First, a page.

Around 250 people crammed into a fantastic fringe meeting on “Britishness, racism and war”. The meeting was chaired by Baljeet Ghale, former President of the NUT, and addressed by Lindsey German from the Stop the War Coalition, Rose Gentle from Military Families Against the War and Moazzam Begg, a former Guantanamo Bay detainee.
At a time when the government has announced £3 billion this year for war in Iraq and Afghanistan, and when Gordon Brown is discussing instituting a national day to celebrate “Britishness”, the meeting couldn’t have been better timed.
Baljeet Ghale began by reflecting on the fact that her speech at last year’s NUT conference denouncing the concept of “Britishness” led her to be labelled “the lefty boss of the NUT” in the media – something she was quite happy with! She asked exactly which British traditions Gordon Brown wanted to celebrate. “Is he talking about the appropriation of the wealth of other countries as a British tradition to uphold?” she asked.
Rose Gentle, whose son Gordon was killed in Iraq, said that his death “made me wonder why they were sent to war in the first place”. She told of how the Military Families campaign is fighting to hold Tony Blair to account and said, “We’ll keep fighting until our troops are out of Iraq.”
“A humanitarian catastrophe,” was how Lindsey German described the war and occupation of Iraq. The UN estimates that 4 million refugees have been created as a result of the invasion and there are an estimated 1 million dead. She noted the huge increase in the cost of war and asked “What would £3 billion do for education?”
Lindsey talked about the hypocrisy of the government’s demand for immigrants to “integrate”. She pointed out that it has been society that has not allowed people to integrate and that immigrants are the ones given the worst housing, jobs and education. “British troops have to rely on interpreters in Iraq because they can’t speak the language,” she said. “After five years isn’t it about time they started to learn Arabic?”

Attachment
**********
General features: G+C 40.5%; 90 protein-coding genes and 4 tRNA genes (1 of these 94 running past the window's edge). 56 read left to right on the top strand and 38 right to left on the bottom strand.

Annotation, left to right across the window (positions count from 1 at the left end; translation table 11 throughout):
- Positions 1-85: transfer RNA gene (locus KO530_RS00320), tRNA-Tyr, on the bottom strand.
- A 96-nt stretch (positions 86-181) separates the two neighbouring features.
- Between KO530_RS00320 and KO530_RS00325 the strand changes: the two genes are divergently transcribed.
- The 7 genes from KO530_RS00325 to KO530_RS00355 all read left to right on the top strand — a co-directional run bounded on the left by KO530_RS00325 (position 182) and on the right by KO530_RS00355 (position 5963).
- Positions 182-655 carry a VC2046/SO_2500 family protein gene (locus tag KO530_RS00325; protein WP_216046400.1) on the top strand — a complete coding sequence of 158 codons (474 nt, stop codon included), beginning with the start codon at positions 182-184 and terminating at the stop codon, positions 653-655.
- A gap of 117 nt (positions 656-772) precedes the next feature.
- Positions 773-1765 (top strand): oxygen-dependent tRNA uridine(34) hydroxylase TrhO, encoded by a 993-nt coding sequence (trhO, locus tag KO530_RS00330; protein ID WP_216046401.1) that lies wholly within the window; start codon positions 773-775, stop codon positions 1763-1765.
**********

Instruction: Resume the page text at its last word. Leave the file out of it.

She linked the government’s talk of “Britishness” and demonisation of Muslims to the devastating failure of the war. “They’re in a rotten war that they can’t defend and so they attack the people who opposed it.”
Moazzam Begg paid tribute to the anti-war movement. He said that finding out that millions had marched in Britain against the war gave him “a glimmer of hope” while he was incarcerated in Guantanamo Bay. He also questioned the nature of the “Britishness” that Gordon Brown speaks of so often.
Discussion in the meeting centred largely around military recruitment in schools and how to campaign against it. Teachers spoke of the “slick propaganda” that the army uses and how it is children with few opportunities that will be drawn to the army. Some teachers in the meeting had previously been in the army and they talked about how they felt they had been misled about they true nature of the army when they joined.
The other side of this, of course, is the fact that school students have been a crucial part of the stop the war movement. Building the Stop the War Coalition among teachers and students, many pointed out, is a key element in keeping the army out of schools.